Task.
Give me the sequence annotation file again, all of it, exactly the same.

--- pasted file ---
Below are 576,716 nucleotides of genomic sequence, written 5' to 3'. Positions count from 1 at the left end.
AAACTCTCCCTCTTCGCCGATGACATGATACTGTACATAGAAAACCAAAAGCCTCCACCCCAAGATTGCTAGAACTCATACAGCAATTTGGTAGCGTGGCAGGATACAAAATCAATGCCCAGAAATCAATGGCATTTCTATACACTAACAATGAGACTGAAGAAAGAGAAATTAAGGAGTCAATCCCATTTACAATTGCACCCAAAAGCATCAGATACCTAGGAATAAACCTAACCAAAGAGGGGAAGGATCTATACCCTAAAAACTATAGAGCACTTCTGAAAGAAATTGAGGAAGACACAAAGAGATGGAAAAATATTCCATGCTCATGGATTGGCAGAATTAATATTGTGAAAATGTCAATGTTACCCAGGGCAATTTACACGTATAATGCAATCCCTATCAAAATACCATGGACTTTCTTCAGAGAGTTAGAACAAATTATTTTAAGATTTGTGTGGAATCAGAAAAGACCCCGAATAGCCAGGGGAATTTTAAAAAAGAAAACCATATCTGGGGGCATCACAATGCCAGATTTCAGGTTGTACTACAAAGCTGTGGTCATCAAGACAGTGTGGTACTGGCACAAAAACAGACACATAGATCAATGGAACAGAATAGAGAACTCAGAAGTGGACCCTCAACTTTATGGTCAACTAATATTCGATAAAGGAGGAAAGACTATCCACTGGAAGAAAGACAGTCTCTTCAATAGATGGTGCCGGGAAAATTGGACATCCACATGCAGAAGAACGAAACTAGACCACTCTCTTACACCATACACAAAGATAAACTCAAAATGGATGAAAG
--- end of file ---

Below are 576,716 nucleotides of genomic sequence, written 5' to 3'. Positions count from 1 at the left end.
AAACTCTCCCTCTTCGCCGATGACATGATACTGTACATAGAAAACCAAAAGCCTCCACCCCAAGATTGCTAGAACTCATACAGCAATTTGGTAGCGTGGCAGGATACAAAATCAATGCCCAGAAATCAATGGCATTTCTATACACTAACAATGAGACTGAAGAAAGAGAAATTAAGGAGTCAATCCCATTTACAATTGCACCCAAAAGCATCAGATACCTAGGAATAAACCTAACCAAAGAGGGGAAGGATCTATACCCTAAAAACTATAGAGCACTTCTGAAAGAAATTGAGGAAGACACAAAGAGATGGAAAAATATTCCATGCTCATGGATTGGCAGAATTAATATTGTGAAAATGTCAATGTTACCCAGGGCAATTTACACGTATAATGCAATCCCTATCAAAATACCATGGACTTTCTTCAGAGAGTTAGAACAAATTATTTTAAGATTTGTGTGGAATCAGAAAAGACCCCGAATAGCCAGGGGAATTTTAAAAAAGAAAACCATATCTGGGGGCATCACAATGCCAGATTTCAGGTTGTACTACAAAGCTGTGGTCATCAAGACAGTGTGGTACTGGCACAAAAACAGACACATAGATCAATGGAACAGAATAGAGAACTCAGAAGTGGACCCTCAACTTTATGGTCAACTAATATTCGATAAAGGAGGAAAGACTATCCACTGGAAGAAAGACAGTCTCTTCAATAGATGGTGCCGGGAAAATTGGACATCCACATGCAGAAGAACGAAACTAGACCACTCTCTTACACCATACACAAAGATAAACTCAAAATGGATGAAAG